Over the past year-plus, Fox News been a safe place for Abbott to blast Democrats from the White House to the state Capitol in Austin for all sorts of alleged political sins, from supposedly mishandling the coronavirus pandemic with mask requirements and business closures to failing to protect the Texas-Mexico border from an “invasion” of immigrants, as his ally Lt. Gov. Dan Patrick recently referred to the influx of immigrants at the border.

click to enlarge Gov. Greg Abbott has been a fixture on Fox News — just not on Tucker Carlson's show. - SCREENSHOT
Gov. Greg Abbott has been a fixture on Fox News — just not on Tucker Carlson's show.
Screenshot

But Fox’s most watched and most radical host, Tucker Carlson, seems to be fed up with Abbott’s reported refusal to swing by his neck of the Fox News woods for an interview about the current “crisis” at the border.

“We have asked Gov. Greg Abbott many times to come on this show to explain why he hasn’t called the National Guard to seal the Texas border and protect the rest of us from this invasion. Greg Abbott has refused to come on, repeatedly,” Carlson said in a September 21 monologue on his show.

Pretty soon, Carlson said, “we plan to invite his primary opponents on this show to describe what they’d do if they ran Texas. That might be an interesting conversation.”

“We’d like to give Gov. Abbott one more chance to come on, sincerely. Please, come on and tell us how you plan to save the rest of us from what’s happening in your state,” Carlson said.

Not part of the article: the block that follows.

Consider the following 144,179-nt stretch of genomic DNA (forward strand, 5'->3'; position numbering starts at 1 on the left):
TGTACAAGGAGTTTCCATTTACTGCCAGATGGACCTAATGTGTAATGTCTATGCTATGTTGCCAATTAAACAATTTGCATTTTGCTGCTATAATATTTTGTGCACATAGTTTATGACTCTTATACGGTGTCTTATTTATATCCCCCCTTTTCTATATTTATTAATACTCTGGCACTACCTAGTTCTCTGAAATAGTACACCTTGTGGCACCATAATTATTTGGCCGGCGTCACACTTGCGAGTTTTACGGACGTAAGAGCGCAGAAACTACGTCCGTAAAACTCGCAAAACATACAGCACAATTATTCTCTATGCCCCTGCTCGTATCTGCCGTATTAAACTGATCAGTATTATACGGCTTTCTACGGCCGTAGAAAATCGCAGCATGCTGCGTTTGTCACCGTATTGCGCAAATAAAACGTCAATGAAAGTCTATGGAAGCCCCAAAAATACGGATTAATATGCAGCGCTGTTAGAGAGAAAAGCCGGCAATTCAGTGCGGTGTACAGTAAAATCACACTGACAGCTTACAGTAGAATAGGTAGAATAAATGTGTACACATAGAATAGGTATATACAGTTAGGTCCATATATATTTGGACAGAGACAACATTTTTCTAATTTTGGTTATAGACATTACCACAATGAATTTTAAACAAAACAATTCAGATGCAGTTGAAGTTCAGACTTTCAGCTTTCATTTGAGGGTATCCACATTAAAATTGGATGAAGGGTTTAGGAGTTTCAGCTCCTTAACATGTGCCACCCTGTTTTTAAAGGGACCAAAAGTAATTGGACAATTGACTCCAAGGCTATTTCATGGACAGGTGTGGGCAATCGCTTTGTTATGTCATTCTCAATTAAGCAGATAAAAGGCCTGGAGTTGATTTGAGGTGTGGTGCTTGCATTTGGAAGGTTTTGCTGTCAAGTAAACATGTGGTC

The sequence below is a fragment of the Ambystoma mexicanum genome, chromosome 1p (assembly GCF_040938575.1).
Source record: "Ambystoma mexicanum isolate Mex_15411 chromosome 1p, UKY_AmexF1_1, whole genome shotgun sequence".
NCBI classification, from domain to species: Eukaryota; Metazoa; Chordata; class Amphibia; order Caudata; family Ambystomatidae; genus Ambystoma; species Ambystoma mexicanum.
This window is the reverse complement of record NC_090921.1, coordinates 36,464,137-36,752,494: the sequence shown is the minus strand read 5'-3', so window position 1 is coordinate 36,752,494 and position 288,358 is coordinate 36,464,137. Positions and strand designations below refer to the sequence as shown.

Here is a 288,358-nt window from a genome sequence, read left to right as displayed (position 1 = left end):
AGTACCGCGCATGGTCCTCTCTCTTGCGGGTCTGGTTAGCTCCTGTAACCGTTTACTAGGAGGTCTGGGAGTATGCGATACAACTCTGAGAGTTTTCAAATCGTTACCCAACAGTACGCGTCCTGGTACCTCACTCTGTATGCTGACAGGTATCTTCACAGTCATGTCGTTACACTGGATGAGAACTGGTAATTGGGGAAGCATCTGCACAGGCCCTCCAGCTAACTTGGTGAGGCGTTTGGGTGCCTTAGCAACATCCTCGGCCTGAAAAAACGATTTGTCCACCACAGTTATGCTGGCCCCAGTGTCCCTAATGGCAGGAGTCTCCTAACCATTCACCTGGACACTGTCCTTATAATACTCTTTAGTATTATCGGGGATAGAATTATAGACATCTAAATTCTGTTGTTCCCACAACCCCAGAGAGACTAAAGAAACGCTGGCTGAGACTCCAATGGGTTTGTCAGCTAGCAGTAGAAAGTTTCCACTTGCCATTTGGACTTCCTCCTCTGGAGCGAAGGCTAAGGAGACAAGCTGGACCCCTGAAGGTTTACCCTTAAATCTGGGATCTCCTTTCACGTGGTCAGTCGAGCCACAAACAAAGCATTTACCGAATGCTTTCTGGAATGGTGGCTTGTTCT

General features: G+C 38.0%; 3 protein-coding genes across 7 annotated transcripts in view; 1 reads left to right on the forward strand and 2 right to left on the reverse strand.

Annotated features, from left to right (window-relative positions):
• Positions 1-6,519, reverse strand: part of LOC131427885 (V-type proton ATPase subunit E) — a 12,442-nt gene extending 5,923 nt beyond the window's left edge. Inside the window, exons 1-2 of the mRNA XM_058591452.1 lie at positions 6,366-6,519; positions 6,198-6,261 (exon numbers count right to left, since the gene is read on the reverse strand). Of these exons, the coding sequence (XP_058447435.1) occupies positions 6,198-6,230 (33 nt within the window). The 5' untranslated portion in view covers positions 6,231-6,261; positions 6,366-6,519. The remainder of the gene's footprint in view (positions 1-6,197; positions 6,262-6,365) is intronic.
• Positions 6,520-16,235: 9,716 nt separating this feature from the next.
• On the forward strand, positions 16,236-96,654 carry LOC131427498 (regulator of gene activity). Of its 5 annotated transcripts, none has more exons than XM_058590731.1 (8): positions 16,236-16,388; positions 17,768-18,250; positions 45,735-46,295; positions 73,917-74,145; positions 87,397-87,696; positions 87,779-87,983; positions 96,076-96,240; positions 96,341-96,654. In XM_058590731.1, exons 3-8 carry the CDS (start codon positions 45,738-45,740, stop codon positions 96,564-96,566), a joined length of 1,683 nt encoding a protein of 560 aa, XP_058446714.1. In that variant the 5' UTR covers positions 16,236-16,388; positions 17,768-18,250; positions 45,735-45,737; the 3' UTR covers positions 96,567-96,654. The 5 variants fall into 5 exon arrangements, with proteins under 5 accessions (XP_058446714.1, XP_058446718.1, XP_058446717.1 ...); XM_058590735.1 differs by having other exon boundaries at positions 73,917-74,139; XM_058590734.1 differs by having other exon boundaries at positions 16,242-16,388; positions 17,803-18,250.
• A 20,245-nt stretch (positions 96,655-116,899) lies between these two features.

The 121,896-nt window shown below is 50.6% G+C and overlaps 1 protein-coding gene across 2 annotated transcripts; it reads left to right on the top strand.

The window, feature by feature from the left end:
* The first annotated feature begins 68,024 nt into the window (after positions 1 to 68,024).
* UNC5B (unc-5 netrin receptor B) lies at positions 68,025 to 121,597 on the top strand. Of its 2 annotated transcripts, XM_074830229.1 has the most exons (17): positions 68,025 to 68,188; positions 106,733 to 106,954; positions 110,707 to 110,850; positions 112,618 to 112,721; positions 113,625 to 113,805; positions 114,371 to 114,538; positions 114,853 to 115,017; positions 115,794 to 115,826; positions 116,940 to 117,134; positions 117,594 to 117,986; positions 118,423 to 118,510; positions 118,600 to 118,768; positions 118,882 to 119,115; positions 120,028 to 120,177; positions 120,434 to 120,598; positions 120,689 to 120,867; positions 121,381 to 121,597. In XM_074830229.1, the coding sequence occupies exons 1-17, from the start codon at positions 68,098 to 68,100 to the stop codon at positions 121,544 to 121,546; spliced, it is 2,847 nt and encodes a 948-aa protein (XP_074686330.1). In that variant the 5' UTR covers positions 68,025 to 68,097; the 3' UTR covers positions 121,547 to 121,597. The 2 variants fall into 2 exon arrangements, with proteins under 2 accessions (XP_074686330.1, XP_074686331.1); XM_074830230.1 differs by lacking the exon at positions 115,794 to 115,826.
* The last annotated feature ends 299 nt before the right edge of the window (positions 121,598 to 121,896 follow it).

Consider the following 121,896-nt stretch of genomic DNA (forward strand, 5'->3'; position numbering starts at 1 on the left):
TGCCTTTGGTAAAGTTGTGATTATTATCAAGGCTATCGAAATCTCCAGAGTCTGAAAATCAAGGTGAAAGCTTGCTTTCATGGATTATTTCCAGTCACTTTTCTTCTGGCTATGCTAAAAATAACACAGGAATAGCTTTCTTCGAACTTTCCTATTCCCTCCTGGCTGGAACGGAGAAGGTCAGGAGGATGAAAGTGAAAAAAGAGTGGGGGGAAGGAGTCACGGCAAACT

So far, Abbott hasn’t taken Carlson up on his offer. One of Abbott’s two ultra conservative primary opponents, former state GOP Chair Allen West, appeared on Carlson’s show two days later. Carlson asked West why he thought Abbott hadn’t sent even more National Guard troops to the border.

“You would have to ask the person that’s currently the governor, that obviously refuses to go on your show but goes on other shows where he thinks he has a nice listening audience,” West said.
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Schaefer Edwards is a staff writer at the Houston Press who covers local and regional news. A lifelong Texan and adopted Houstonian, he loves NBA basketball and devouring Tex-Mex while his cat watches in envy.
Contact: Schaefer Edwards